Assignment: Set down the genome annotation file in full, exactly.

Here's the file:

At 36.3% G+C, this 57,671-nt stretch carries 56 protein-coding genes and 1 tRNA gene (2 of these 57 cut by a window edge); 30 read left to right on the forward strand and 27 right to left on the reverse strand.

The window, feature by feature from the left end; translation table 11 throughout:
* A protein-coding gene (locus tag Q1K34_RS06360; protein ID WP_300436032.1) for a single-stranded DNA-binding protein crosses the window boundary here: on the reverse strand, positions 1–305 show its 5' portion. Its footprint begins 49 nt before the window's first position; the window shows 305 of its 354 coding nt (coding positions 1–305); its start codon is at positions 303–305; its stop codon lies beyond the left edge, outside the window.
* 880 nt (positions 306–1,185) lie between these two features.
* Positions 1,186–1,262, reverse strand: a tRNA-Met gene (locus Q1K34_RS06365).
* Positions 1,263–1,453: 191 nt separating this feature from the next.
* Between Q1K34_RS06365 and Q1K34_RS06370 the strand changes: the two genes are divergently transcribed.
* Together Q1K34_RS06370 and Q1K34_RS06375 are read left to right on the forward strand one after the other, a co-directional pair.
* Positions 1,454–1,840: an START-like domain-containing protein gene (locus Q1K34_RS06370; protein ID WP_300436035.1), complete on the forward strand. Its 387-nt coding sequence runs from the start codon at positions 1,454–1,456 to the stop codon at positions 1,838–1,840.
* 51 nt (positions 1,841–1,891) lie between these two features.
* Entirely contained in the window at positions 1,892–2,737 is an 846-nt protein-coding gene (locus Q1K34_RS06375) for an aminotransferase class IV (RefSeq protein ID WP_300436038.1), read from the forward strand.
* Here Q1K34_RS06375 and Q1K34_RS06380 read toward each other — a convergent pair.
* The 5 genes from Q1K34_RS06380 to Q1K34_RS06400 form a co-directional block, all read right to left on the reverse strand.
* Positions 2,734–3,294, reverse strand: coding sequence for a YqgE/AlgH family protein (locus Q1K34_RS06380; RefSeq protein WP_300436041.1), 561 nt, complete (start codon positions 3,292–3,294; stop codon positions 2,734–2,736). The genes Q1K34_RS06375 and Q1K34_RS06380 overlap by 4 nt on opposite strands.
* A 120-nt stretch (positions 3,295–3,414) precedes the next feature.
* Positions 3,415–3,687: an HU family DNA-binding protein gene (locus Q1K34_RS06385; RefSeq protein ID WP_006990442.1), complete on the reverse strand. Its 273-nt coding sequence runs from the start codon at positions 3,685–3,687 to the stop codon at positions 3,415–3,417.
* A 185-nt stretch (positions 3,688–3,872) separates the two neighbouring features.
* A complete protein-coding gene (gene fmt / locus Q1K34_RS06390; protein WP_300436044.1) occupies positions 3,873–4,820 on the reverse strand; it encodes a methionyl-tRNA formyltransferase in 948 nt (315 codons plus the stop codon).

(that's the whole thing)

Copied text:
At 36.3% G+C, this 57,671-nt stretch carries 56 protein-coding genes and 1 tRNA gene (2 of these 57 cut by a window edge); 30 read left to right on the forward strand and 27 right to left on the reverse strand.

The window, feature by feature from the left end; translation table 11 throughout:
* A protein-coding gene (locus tag Q1K34_RS06360; protein ID WP_300436032.1) for a single-stranded DNA-binding protein crosses the window boundary here: on the reverse strand, positions 1–305 show its 5' portion. Its footprint begins 49 nt before the window's first position; the window shows 305 of its 354 coding nt (coding positions 1–305); its start codon is at positions 303–305; its stop codon lies beyond the left edge, outside the window.
* 880 nt (positions 306–1,185) lie between these two features.
* Positions 1,186–1,262, reverse strand: a tRNA-Met gene (locus Q1K34_RS06365).
* Positions 1,263–1,453: 191 nt separating this feature from the next.
* Between Q1K34_RS06365 and Q1K34_RS06370 the strand changes: the two genes are divergently transcribed.
* Together Q1K34_RS06370 and Q1K34_RS06375 are read left to right on the forward strand one after the other, a co-directional pair.
* Positions 1,454–1,840: an START-like domain-containing protein gene (locus Q1K34_RS06370; protein ID WP_300436035.1), complete on the forward strand. Its 387-nt coding sequence runs from the start codon at positions 1,454–1,456 to the stop codon at positions 1,838–1,840.
* 51 nt (positions 1,841–1,891) lie between these two features.
* Entirely contained in the window at positions 1,892–2,737 is an 846-nt protein-coding gene (locus Q1K34_RS06375) for an aminotransferase class IV (RefSeq protein ID WP_300436038.1), read from the forward strand.
* Here Q1K34_RS06375 and Q1K34_RS06380 read toward each other — a convergent pair.
* The 5 genes from Q1K34_RS06380 to Q1K34_RS06400 form a co-directional block, all read right to left on the reverse strand.
* Positions 2,734–3,294, reverse strand: coding sequence for a YqgE/AlgH family protein (locus Q1K34_RS06380; RefSeq protein WP_300436041.1), 561 nt, complete (start codon positions 3,292–3,294; stop codon positions 2,734–2,736). The genes Q1K34_RS06375 and Q1K34_RS06380 overlap by 4 nt on opposite strands.
* A 120-nt stretch (positions 3,295–3,414) precedes the next feature.
* Positions 3,415–3,687: an HU family DNA-binding protein gene (locus Q1K34_RS06385; RefSeq protein ID WP_006990442.1), complete on the reverse strand. Its 273-nt coding sequence runs from the start codon at positions 3,685–3,687 to the stop codon at positions 3,415–3,417.
* A 185-nt stretch (positions 3,688–3,872) separates the two neighbouring features.
* A complete protein-coding gene (gene fmt / locus Q1K34_RS06390; protein WP_300436044.1) occupies positions 3,873–4,820 on the reverse strand; it encodes a methionyl-tRNA formyltransferase in 948 nt (315 codons plus the stop codon).